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Choosing an egg donor: Genetic carrier testing update

couple choosing an egg donorGenetic carrier testing is one of the main topics fertility patients ask about when choosing an egg donor. A lot has changed in genetic carrier testing since my last blog about it last year. Because of the advancements made in these tests, InVia has gone from testing for 13 different diseases to now test for 311 different diseases, over 2,600 mutations, and 299 genes. Because we are testing for so much, it is less and less common to find egg donors (and patients) who do not carry any of the diseases.

Our process for screening and for disclosing screening results has changed as well. We now disclose to a donor's potential egg donation recipients any disease that the donor is shown to carry—and we then test the male sperm source. If it is a male partner, we can easily draw his blood and test him in the office. If it is a sperm donor, we reach out to the sperm bank and see if they have any donors who have been tested for this specific disease. The egg donor and the intended egg donation recipients, respectively, then have consultations with a genetic counselor.

As long as the sperm source and the egg donor do not carry the same disease, we have no hesitation moving forward with the egg donation cycle. There is full disclosure to the egg donation recipients and with the advice from a genetic counselor; the egg donation recipients of course has the final say in whether choosing an egg donor.

Should You Worry If A Donor Has a Disease?

There are some important things to think about in choosing an egg donor when it comes time to review the donor's genetic carrier testing results:

These diseases are autosomal recessive, meaning both the egg donor and the sperm provider would need to have the same disease for there to be a chance of producing an affected child. Even in that case, there is only a 25% chance of having an affected child. There would be a 50% chance of having a child that is a carrier, and there would be a 25% chance of producing a child that is neither affected nor a carrier. That 25% chance may seem small, but to us, it is monumental. We would advise the egg donor recipient to select another egg donor in that case.

On the flipside of that statement, if only one contributor to the embryo (either egg donor or sperm source) is a carrier of a disease, there is a 50% chance of having a child that is a carrier of the disease and there is a 50% chance of having a child that is neither a carrier nor affected by the disease. Please see the image below:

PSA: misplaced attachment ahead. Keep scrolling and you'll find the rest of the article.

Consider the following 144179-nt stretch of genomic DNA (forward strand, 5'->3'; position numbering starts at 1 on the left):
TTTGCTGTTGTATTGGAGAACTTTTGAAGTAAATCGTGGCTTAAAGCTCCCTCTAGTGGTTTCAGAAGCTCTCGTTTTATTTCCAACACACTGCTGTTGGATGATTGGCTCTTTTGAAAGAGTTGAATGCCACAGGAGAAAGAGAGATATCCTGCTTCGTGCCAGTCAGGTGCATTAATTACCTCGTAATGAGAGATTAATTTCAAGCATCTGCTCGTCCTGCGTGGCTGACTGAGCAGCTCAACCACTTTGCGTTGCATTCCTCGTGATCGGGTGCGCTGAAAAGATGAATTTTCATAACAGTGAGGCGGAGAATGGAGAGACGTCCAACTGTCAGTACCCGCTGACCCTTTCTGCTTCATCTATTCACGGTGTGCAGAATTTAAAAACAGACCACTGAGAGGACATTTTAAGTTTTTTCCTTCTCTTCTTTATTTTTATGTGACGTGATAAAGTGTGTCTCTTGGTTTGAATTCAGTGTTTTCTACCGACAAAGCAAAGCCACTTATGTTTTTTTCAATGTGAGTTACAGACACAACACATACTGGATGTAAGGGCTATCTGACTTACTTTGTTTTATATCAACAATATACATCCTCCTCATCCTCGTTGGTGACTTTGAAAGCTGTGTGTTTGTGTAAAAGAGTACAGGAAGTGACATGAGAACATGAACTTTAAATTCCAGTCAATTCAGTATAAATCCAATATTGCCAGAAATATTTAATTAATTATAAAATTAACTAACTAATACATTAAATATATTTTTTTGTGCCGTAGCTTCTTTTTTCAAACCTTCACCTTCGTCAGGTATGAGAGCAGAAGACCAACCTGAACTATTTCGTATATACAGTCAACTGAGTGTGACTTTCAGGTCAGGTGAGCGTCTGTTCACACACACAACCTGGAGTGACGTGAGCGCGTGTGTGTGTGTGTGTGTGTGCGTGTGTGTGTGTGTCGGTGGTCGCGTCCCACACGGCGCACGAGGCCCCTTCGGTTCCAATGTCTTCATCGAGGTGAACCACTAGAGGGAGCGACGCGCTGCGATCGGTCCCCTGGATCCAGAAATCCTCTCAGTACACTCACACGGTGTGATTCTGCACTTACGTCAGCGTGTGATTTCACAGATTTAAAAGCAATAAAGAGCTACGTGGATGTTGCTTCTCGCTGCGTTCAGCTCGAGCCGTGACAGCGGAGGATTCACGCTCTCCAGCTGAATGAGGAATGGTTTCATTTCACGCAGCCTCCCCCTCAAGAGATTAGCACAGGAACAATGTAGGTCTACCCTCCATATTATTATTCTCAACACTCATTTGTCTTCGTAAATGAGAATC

Autosomal recessive inheritance of a genetic disease

X-Linked and Y-Linked Diseases

Some of these diseases are X-Linked, meaning they are only carried on the X chromosome. Females are XX chromosomes and males are XY chromosomes. X-Linked recessive conditions are caused by a gene alteration on the X chromosome. As males have only one X chromosome, if they have a gene alteration on their X chromosome, they will develop the condition.

Females rarely show signs of X-Linked recessive conditions as they usually have a second unaltered copy of the gene on their other X chromosome to compensate for an altered gene. A female who has a gene alteration on one of her X chromosomes is said to be a carrier for the X-Linked recessive condition.

Males transmit their Y chromosome to their sons. This means that sons will not inherit an X-Linked recessive condition from their father, and therefore, if an egg donor came back as a carrier of an X-Linked disease, we would not test the sperm source.

When the egg donor is a carrier for an X-Linked recessive condition, each daughter has a 50% chance of inheriting the gene alteration and so being a carrier for the condition. Each son has a 50% chance of inheriting the gene alteration and so inheriting the condition.

When the sperm source has an X-Linked condition, his sons will not be affected. His daughters will be a carrier for the condition.

To see a fertility specialist who provides thorough genetic screening to all prospective donors, make an appointment at one of InVia's four Chicago area fertility clinics.

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Egg donation InVia Fertility Specialists

Vicki Meagher

Vicki Meagher

Vicki Meagher has worked with InVia Fertility Specialists since 2006. She is our Third Party Coordinator, so she works with our patients that need an egg donor, sperm donor, gestational surrogate, or any combination of the above. She recruits and screens the egg donors for our in-house donor program as well. She loves working with intended parents and is passionate about third party reproduction and the important role it plays in helping patients achieve their dream of starting or extending their family. She is a member of SEEDS - the Society for Ethics for Egg Donation and Surrogacy.

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